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The Gaza Maze

Two Fox News journalists, Steve Cantani and Olas Wing were released by their Palestinian kidnappers in the Gaza Strip on Sunday, August 27. Just one day earlier, two Reuters cameramen were seriously wounded in an apparently deliberate Israeli strike on their clearly marked vehicle, according to news reports. The names of the two wounded cameramen, as well as their story went largely unreported. Why was their fate deemed inconsequential, compared to that of the Fox News journalists.

Video recordings released earlier by the kidnappers of Cantani and Wing revealed similarities in style with that of Iraqi groups, notorious for their gory beheadings and other acts of savagery. The Palestinian group has no clear record and no apparent affiliation with any other known Palestinian faction. They laid out impossible demands and employed Islamic rhetoric. Both journalists were forced to convert to Islam, in a very disturbing, yet amateurish act. Any Islamic interpretation, no matter how fundamental, forbids such practice. Qoranic verses in this regard are indisputable.

Did the Holy Jihad Brigades — a dodgy name by any Palestinian standards — know that forcing a person to recite that “There is No God but Allah” does not qualify them as Muslim? What business did the dubious holy worriers of Gaza have demanding a release of all Muslim prisoners in American jails? Not enough Palestinians in Israeli prisons, perhaps?

How interesting that the Palestinian kidnappers wished to twist American arms which was of course met with US defiance the same way that the capturers of Israeli soldier Gilad Shalit on June 25 tried to extract concessions from Israel,m when they rightfully demanded the release of Palestinian women and children held illegally in Israeli jails. Once again the American public are being introduced to the outlandish ways of Islamic terror, and once again asked to appreciate the ‘courage’ and defiance of the Israeli government in the face of extortion and intimidation.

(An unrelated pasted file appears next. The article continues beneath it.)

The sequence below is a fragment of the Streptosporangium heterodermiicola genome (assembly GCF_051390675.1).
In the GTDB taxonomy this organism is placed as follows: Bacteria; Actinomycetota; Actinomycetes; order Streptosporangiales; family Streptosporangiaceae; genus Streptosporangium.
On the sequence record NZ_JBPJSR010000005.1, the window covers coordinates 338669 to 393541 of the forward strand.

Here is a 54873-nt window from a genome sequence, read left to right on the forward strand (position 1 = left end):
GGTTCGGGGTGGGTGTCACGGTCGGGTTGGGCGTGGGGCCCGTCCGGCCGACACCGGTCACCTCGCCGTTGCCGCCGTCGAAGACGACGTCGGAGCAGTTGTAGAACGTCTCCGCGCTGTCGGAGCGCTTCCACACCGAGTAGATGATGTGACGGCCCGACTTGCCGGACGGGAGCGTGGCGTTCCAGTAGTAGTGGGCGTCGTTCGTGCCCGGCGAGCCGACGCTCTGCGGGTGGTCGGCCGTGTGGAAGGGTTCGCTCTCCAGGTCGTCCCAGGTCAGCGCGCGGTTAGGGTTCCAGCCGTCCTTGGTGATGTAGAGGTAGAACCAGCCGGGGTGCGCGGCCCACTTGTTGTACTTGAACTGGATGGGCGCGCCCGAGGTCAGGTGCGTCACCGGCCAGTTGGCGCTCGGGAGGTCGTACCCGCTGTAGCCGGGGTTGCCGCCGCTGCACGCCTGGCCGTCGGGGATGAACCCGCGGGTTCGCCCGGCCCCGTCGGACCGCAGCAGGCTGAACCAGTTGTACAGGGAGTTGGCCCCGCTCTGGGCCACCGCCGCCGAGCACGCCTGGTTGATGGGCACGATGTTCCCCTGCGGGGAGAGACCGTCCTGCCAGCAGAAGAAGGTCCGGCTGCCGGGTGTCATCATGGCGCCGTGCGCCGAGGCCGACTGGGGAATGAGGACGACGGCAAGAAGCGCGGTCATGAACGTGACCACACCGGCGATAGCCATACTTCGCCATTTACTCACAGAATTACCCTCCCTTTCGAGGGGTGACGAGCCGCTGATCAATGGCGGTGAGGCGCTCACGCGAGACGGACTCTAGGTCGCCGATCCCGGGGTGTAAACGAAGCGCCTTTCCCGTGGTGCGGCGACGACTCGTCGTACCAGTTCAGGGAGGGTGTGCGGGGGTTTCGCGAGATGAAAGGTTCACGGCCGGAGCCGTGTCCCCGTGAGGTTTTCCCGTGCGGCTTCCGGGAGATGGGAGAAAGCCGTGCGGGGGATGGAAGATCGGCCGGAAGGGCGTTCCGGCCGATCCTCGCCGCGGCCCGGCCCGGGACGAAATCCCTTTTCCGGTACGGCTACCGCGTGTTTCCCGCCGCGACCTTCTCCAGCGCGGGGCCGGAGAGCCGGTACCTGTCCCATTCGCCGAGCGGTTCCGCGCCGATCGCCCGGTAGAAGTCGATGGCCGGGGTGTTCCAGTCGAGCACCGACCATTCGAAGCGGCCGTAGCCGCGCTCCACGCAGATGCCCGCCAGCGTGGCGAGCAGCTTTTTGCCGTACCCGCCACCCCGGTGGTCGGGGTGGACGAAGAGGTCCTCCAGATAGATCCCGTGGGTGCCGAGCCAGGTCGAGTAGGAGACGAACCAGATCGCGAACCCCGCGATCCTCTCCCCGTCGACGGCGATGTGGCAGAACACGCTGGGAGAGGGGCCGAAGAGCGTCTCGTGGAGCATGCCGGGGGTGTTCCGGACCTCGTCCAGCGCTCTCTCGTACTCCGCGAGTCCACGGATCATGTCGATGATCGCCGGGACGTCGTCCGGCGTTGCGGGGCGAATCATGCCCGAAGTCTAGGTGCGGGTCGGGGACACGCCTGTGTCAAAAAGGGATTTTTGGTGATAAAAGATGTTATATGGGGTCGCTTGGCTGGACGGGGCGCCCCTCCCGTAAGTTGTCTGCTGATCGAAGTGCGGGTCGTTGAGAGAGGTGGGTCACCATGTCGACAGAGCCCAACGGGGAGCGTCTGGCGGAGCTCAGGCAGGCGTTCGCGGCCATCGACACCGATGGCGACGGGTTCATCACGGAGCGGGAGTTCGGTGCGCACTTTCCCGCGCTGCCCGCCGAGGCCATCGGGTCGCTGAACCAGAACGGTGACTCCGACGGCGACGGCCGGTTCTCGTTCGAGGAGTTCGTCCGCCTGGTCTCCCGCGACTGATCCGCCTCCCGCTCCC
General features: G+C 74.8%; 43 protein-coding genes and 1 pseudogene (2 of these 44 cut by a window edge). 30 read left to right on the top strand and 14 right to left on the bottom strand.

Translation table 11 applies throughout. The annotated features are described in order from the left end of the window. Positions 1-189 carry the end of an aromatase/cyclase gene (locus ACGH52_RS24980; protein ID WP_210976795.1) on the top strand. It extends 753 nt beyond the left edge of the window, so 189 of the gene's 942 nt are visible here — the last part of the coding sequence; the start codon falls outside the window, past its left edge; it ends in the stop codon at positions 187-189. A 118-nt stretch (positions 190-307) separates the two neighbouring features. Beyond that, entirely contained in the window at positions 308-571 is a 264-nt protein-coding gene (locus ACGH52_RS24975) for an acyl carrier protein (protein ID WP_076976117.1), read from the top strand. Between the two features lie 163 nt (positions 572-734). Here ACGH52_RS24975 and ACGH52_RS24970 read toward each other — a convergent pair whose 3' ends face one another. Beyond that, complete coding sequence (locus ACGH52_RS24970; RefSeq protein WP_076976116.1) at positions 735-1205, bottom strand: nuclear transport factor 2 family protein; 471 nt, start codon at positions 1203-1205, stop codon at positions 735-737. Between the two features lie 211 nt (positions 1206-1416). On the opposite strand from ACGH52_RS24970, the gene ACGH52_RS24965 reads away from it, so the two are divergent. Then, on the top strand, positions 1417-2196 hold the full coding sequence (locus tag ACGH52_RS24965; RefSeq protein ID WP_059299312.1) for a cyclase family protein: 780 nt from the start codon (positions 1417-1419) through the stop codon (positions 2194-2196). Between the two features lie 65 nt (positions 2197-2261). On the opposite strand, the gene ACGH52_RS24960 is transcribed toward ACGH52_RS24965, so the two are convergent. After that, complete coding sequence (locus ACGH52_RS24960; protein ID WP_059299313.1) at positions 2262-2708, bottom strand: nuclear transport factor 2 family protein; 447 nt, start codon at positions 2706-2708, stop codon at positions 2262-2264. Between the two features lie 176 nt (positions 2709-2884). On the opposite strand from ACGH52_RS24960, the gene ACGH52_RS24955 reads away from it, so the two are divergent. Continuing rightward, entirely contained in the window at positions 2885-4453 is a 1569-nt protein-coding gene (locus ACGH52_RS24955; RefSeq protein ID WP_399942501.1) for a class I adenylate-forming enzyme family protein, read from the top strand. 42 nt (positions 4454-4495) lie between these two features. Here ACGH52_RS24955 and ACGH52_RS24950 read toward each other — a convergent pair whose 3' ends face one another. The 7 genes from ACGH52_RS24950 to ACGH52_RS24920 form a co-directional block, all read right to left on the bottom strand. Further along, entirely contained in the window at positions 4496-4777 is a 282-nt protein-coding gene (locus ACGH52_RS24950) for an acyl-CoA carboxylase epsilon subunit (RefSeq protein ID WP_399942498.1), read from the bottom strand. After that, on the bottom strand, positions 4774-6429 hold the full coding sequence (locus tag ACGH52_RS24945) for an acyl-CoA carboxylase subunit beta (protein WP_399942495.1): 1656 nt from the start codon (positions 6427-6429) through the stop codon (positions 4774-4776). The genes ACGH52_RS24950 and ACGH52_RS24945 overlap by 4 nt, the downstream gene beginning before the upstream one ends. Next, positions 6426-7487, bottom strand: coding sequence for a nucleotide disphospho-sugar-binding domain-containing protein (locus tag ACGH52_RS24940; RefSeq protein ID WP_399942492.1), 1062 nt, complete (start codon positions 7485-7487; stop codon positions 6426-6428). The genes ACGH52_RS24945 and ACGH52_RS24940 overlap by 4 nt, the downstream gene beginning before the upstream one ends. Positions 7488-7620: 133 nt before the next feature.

While the kidnapping of the two Fox News journalists — the method, the demands and the dark-age presentation that lasted for two weeks – all exhibit the work of disturbed and ignorant young men ­ their timing and the PR disaster they’ve caused are hardly above suspicion.

Though it’s difficult, if not impossible, to determine for sure who was exactly behind that charade, it’s important to fathom the context in which it took place.

Israel, on the one hand, had desperately tried to link its fight against Palestinians,which evolved into a war against Palestinian democracy following the January 2006 legislative elections, with America’s war on terror. Palestinian factions, wary of the Israeli scheme seemed averse to any involvement with al-Qaeda.

The advent of Hamas to the political scene in Palestine, and despite its utterly moderate position if compared to most Islamic political and/or militant movements dotting the Middle East and the Muslim world, prompted Israel into renewed allegations of the existence of that link: Hamas to Israel is as al-Qaeda to America. So ran the Israeli mantra.

That ploy too has failed, even with the help of President Bush and his administration, who have never shied away from linking Hamas with al-Qaeda at every available opportunity. The Israeli redeployment around Gaza was hardly the end of Israeli interest in the impoverished Gaza Strip. It left behind a legion of self-seekers, eager to retrieve the many privileges lost since the restructuring of the political landscape after the democratic toppling of Fatah in the recent Palestinian elections. While many Palestinians wish not to admit the size and significance of such a group, all signs point to their unmatched influence, and ability to wreck havoc on Palestinian society, prompt chaos, and impede the genuine attempts of Hamas and a less corrupt Fatah faction to achieve a national unity government.